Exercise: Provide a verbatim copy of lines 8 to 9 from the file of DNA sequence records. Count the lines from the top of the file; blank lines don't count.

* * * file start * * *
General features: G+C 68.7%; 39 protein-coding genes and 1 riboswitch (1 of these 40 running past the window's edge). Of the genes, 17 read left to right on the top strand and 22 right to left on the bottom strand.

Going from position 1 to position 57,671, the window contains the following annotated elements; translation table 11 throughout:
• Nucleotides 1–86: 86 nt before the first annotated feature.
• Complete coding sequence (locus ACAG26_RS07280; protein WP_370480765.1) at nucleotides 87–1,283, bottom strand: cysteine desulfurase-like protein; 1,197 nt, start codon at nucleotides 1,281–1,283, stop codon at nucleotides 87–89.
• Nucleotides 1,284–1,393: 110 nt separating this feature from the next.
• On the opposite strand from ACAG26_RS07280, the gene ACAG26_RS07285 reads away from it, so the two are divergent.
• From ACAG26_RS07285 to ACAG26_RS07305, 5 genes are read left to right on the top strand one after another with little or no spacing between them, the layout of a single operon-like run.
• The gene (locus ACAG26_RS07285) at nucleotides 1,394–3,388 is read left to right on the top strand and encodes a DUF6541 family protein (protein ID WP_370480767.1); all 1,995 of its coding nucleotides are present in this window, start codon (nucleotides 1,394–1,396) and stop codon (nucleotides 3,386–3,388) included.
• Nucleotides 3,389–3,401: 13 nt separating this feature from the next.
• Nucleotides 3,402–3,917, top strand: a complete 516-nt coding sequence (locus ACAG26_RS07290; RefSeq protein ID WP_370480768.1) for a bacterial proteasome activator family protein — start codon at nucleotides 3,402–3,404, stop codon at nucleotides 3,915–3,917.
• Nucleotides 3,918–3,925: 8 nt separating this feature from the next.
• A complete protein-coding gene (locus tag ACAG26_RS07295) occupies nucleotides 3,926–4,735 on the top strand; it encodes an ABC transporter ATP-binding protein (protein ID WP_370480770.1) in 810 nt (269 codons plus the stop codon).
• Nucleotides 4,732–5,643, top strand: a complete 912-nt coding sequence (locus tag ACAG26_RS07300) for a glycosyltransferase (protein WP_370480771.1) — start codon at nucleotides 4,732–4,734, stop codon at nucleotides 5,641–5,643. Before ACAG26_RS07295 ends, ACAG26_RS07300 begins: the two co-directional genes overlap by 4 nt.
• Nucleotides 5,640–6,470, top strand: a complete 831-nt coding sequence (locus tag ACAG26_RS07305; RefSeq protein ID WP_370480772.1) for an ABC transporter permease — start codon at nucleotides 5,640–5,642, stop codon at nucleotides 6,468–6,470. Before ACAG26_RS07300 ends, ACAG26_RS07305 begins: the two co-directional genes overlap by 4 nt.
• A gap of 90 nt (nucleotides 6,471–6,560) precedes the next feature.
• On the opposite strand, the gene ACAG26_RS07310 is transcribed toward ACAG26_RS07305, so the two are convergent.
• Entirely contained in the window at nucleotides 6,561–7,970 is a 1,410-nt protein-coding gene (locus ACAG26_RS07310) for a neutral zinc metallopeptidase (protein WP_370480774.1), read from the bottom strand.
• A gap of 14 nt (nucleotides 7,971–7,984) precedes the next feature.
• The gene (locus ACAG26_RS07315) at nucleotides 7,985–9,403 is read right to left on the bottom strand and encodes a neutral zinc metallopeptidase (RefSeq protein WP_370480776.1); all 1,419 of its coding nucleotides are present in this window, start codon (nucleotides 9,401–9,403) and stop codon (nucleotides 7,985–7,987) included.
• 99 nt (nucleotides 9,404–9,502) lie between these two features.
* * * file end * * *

• The gene (locus ACAG26_RS07285) at nucleotides 1,394–3,388 is read left to right on the top strand and encodes a DUF6541 family protein (protein ID WP_370480767.1); all 1,995 of its coding nucleotides are present in this window, start codon (nucleotides 1,394–1,396) and stop codon (nucleotides 3,386–3,388) included.
• Nucleotides 3,389–3,401: 13 nt separating this feature from the next.